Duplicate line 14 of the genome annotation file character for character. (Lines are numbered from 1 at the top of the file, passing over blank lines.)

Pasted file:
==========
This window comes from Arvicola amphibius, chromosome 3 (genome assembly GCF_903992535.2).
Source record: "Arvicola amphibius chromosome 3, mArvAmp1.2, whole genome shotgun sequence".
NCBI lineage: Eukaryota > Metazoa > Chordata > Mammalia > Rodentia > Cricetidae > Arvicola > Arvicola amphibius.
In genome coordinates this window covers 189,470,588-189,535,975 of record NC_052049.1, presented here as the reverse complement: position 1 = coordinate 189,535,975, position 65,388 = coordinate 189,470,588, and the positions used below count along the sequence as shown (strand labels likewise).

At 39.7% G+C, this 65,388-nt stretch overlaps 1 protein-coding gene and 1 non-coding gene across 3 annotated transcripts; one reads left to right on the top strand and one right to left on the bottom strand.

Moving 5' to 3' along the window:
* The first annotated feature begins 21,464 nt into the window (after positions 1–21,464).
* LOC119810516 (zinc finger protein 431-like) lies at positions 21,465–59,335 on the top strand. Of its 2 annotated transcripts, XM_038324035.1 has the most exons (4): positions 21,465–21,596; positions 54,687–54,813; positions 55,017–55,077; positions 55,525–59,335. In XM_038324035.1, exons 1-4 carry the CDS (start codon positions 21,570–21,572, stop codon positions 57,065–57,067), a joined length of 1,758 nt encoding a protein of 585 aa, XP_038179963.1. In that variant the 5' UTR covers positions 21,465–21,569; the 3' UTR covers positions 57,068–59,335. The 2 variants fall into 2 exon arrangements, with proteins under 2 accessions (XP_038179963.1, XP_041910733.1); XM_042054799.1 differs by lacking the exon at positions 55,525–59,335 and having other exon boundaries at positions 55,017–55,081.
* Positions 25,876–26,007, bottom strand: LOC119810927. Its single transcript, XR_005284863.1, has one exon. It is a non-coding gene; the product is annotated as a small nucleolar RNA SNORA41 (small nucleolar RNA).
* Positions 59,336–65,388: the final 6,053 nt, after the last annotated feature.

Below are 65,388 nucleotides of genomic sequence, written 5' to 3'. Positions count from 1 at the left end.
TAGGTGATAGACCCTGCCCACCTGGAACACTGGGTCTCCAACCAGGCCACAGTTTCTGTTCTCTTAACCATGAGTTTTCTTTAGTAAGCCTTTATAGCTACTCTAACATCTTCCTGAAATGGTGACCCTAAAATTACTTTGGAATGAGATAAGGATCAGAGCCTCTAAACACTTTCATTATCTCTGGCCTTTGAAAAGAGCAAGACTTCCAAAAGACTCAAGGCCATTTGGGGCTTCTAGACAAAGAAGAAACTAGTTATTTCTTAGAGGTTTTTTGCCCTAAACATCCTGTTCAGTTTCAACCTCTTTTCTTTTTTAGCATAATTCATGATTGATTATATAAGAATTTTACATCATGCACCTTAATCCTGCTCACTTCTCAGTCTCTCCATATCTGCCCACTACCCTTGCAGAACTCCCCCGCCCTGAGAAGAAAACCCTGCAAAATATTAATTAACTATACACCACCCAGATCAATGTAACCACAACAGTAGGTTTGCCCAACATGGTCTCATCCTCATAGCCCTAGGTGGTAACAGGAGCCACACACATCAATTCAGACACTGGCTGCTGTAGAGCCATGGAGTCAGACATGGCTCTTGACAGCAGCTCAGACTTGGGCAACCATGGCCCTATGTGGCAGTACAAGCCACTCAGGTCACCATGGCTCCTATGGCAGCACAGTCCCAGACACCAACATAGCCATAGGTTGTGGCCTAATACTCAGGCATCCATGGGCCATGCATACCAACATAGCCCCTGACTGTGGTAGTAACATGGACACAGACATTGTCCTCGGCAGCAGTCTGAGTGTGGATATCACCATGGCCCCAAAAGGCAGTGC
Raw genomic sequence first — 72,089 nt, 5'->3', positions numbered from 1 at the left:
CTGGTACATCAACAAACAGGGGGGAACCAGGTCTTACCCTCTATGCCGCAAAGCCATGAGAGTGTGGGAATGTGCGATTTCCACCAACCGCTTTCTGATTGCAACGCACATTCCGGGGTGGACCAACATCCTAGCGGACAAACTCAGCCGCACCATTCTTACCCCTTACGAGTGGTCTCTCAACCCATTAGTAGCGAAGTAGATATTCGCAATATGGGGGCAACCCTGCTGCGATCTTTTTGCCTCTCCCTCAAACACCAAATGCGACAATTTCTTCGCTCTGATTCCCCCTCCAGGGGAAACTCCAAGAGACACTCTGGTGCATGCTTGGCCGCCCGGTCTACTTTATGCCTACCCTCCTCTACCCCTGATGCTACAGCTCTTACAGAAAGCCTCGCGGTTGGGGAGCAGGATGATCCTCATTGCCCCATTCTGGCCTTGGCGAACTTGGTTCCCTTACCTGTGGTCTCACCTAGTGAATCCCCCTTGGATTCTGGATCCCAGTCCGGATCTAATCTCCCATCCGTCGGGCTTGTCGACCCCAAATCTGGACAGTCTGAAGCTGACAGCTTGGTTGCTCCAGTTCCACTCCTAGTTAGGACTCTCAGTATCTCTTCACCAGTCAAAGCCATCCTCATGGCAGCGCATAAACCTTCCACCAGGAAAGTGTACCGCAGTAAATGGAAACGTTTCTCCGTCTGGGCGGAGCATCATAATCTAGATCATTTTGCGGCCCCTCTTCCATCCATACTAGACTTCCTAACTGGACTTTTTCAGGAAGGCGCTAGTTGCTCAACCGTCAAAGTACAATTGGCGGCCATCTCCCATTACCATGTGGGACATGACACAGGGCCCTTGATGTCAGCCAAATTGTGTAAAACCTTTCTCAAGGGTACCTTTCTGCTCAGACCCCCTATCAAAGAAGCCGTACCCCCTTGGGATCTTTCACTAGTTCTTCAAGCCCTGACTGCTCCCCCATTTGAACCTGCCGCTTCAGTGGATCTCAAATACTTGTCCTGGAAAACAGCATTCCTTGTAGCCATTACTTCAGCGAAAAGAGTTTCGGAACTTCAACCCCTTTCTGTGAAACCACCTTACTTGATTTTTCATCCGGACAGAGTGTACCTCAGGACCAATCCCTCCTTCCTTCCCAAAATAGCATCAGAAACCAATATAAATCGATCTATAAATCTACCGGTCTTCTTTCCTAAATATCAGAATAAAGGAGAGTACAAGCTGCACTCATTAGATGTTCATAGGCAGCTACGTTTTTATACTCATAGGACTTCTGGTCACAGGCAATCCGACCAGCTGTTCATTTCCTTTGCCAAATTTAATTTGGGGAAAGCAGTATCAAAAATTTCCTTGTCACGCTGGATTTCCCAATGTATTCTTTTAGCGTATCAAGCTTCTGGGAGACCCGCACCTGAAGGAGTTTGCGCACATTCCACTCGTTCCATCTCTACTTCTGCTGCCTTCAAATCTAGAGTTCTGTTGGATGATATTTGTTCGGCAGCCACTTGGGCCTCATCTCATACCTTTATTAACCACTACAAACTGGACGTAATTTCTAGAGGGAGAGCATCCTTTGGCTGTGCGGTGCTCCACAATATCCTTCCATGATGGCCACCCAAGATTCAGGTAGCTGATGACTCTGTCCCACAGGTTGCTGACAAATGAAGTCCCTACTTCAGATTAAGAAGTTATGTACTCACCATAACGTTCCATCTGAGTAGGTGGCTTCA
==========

CTGGTACATCAACAAACAGGGGGGAACCAGGTCTTACCCTCTATGCCGCAAAGCCATGAGAGTGTGGGAATGTGCGATTTCCACCAACCGCTTTCTGATTGCAACGCACATTCCGGGGTGGACCAACATCCTAGCGGACAAACTCAGCCGCACCATTCTTACCCCTTACGAGTGGTCTCTCAACCCATTAGTAGCGAAGTAGATATTCGCAATATGGGGGCAACCCTGCTGCGATCTTTTTGCCTCTCCCTCAAACACCAAATGCGACAATTTCTTCGCTCTGATTCCCCCTCCAGGGGAAACTCCAAGAGACACTCTGGTGCATGCTTGGCCGCCCGGTCTACTTTATGCCTACCCTCCTCTACCCCTGATGCTACAGCTCTTACAGAAAGCCTCGCGGTTGGGGAGCAGGATGATCCTCATTGCCCCATTCTGGCCTTGGCGAACTTGGTTCCCTTACCTGTGGTCTCACCTAGTGAATCCCCCTTGGATTCTGGATCCCAGTCCGGATCTAATCTCCCATCCGTCGGGCTTGTCGACCCCAAATCTGGACAGTCTGAAGCTGACAGCTTGGTTGCTCCAGTTCCACTCCTAGTTAGGACTCTCAGTATCTCTTCACCAGTCAAAGCCATCCTCATGGCAGCGCATAAACCTTCCACCAGGAAAGTGTACCGCAGTAAATGGAAACGTTTCTCCGTCTGGGCGGAGCATCATAATCTAGATCATTTTGCGGCCCCTCTTCCATCCATACTAGACTTCCTAACTGGACTTTTTCAGGAAGGCGCTAGTTGCTCAACCGTCAAAGTACAATTGGCGGCCATCTCCCATTACCATGTGGGACATGACACAGGGCCCTTGATGTCAGCCAAATTGTGTAAAACCTTTCTCAAGGGTACCTTTCTGCTCAGACCCCCTATCAAAGAAGCCGTACCCCCTTGGGATCTTTCACTAGTTCTTCAAGCCCTGACTGCTCCCCCATTTGAACCTGCCGCTTCAGTGGATCTCAAATACTTGTCCTGGAAAACAGCATTCCTTGTAGCCATTACTTCAGCGAAAAGAGTTTCGGAACTTCAACCCCTTTCTGTGAAACCACCTTACTTGATTTTTCATCCGGACAGAGTGTACCTCAGGACCAATCCCTCCTTCCTTCCCAAAATAGCATCAGAAACCAATATAAATCGATCTATAAATCTACCGGTCTTCTTTCCTAAATATCAGAATAAAGGAGAGTACAAGCTGCACTCATTAGATGTTCATAGGCAGCTACGTTTTTATACTCATAGGACTTCTGGTCACAGGCAATCCGACCAGCTGTTCATTTCCTTTGCCAAATTTAATTTGGGGAAAGCAGTATCAAAAATTTCCTTGTCACGCTGGATTTCCCAATGTATTCTTTTAGCGTATCAAGCTTCTGGGAGACCCGCACCTGAAGGAGTTTGCGCACATTCCACTCGTTCCATCTCTACTTCTGCTGCCTTCAAATCTAGAGTTCTGTTGGATGATATTTGTTCGGCAGCCACTTGGGCCTCATCTCATACCTTTATTAACCACTACAAACTGGACGTAATTTCTAGAGGGAGAGCATCCTTTGGCTGTGCGGTGCTCCACAATATCCTTCCATGATGGCCACCCAAGATTCAGGTAGCTGATGACTCTGTCCCACAGGTTGCTGACAAATGAAGTCCCTACTTCAGATTAAGAAGTTATGTACTCACCATAACGTTCCATCTGAGTAGGTGGCTTCA